No peaceful moment
It’s dinnertime and I am nursing my brand-new baby. I have two other children, aged 6 and 4, eating dinner with their dad in the other room. I am enjoying the peace and quiet for a moment, breathing in the silence while I gently stroke my son’s head. All should be right with the world. But my mind breaks this peaceful moment with guilt and shame.
I start thinking about how I didn’t prepare dinner for my children from scratch. I shame myself for not being superwoman and thinking through meal plans. I chastise myself for not discovering a miraculous way to force my son into eating a fruit… any fruit. I feel guilty for not being in the same room as them and not having family dinnertime. I am discouraged that my husband is the one who tells them Bible stories every night and not me. Guilt. Shame. They are eating me alive.
Mum guilt defined
Mum guilt comes from how I perceive my limits and my failings. Instead of acknowledging my limits and accepting I am not God – instead of just feeling conviction and confessing my sin to my Saviour – mum guilt goes into the future. Mum guilt seeps into what-ifs. “What if my child doesn’t eat healthy foods and develops obesity or health problems? What if I don’t discipline my child enough and he gets into constant trouble? What if I discipline my child too much and they end up resenting me and feel unloved?” And I allow that guilt to drive me. I strive to be better and better. But what I experience is exhaustion. My children see a parent motivated by guilt not grace. It pushes me down, always thinking “I am not enough”.
Where identity comes from
The hard news is: we are NOT enough. We will never be a superwoman mother who can accomplish all of the tasks of the day, feed their children perfectly, have the house cleaned, and our own work accomplished. I will never be able to keep up with the school work my children are assigned. If I try, I will burn myself out and resent motherhood. Or I will grow to be bitter because of it.
But there is great news: Christ IS enough and he allows that weight and burden to be stripped off of me. 2 Corinthians 12:9 says, “But he said to me, ‘My grace is sufficient for you, for my power is made perfect in weakness.’ I will boast all the more gladly about my weaknesses, so that Christ’s power may rest on me.” Allowing my identity not to be placed in the tasks I am doing for my kids allows me to sit peacefully in the knowledge that I am Christ’s and what he did for me defines me. Allowing my identity to be in what Christ has done for me reminds me that I will never be perfect. Therefore, I can stop striving and instead can sit at his feet and become more like him. I am allowed to be weak. I am allowed to not be enough. It means that I am honest with my children about my shortcomings and I point them to a better way. Instead of being their saviour I point them to the true Saviour.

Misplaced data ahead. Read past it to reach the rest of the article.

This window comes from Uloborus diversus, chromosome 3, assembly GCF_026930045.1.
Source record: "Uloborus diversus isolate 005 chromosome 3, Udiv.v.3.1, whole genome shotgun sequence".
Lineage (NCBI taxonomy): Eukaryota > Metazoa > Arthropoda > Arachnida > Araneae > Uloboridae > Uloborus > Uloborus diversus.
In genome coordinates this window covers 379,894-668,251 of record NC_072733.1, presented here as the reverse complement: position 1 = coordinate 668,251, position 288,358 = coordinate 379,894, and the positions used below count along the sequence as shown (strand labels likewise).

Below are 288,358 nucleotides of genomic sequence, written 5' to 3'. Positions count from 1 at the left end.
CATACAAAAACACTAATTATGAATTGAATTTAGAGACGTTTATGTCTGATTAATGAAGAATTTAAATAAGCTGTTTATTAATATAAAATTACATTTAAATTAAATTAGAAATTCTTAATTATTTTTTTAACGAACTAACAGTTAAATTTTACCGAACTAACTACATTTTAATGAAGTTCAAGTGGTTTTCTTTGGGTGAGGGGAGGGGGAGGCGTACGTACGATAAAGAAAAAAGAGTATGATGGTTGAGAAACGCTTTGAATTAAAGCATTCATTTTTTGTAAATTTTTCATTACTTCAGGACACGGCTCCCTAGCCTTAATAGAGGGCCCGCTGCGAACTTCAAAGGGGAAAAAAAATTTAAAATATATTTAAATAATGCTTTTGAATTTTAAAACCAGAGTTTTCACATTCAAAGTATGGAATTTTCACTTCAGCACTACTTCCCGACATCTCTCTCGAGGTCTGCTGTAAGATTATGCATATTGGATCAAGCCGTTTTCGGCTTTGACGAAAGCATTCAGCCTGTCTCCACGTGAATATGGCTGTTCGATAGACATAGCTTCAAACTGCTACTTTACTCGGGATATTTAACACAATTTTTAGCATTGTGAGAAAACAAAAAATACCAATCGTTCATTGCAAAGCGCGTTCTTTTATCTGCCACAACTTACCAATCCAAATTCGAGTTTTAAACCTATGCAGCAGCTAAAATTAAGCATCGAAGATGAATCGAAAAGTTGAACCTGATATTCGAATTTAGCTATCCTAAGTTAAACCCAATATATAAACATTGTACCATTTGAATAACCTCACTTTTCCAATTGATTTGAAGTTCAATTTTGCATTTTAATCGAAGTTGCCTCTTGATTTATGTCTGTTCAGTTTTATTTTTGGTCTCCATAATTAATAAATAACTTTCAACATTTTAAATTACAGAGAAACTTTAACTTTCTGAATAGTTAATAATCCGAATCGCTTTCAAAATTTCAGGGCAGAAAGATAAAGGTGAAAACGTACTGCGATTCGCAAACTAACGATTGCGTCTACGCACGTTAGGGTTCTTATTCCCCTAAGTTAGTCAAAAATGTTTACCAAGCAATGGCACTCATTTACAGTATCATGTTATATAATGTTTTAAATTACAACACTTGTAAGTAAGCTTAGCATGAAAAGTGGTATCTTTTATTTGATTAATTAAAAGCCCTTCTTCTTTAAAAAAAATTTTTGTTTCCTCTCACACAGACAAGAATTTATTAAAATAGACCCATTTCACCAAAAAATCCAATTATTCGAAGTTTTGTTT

Freedom in Christ
Christ wants us to focus on him. Those tasks we have are important and often need to get done. But when we can’t get it all done today, grace allows us to defer many things to another day.
My righteousness comes from Christ and not from my to-do list. My worth comes from being a daughter of the King and not from getting my children to eat their vegetables. Should we keep aiming to do right by our kids? Yes. Should we allow it to define who we are when we can’t do it all? No! And, as we allow ourselves to become more like Christ, in turn we actually do more right by our kids than our striving ever did. When my kid won’t eat his vegetables, I will respond in the love and grace given to me by Christ rather than in anger and frustration.
The simple truth is this: only in Christ can we be free of mum guilt, can we trust that he forgives us of our sins, that he has our children in his hands and allow him to become our joy. Only then can we truly enjoy motherhood. We find freedom to not just drudge through these days but instead to nourish, cherish and love them. There is freedom in Christ being enough for us. And as I humble myself and become more like him, I let go of my pride. I let go of the picture of the perfect family. I let go of forcing myself to do it all. I allow other people to help. I confess my fears and failures and let my church step in and fill in some of the gaps. Those gaps need to be filled by others because my children need the influence of others. I allow my children to see the role of the body and be influenced by other godly men and women.
When we let Christ transform us, we become better parents. When we focus on our relationship with Christ, we become better parents. When you go on an airplane they teach you in case of an emergency to put the oxygen mask on yourself before putting it on others…this is exactly what we need to do in our parenting. Christ is our oxygen mask and if we want to teach our kids how to put on theirs, we have to have ours on first. We need to remember that without oxygen, without Christ, we will become exhausted, suffocated, and eventually die. Our children learn by watching, so what better lesson than to let them see Christ grow us; to see our weaknesses becoming strengths by his transformative grace. We are forgiven when we make mistakes, we can rest in his presence, and we do not have to be enough.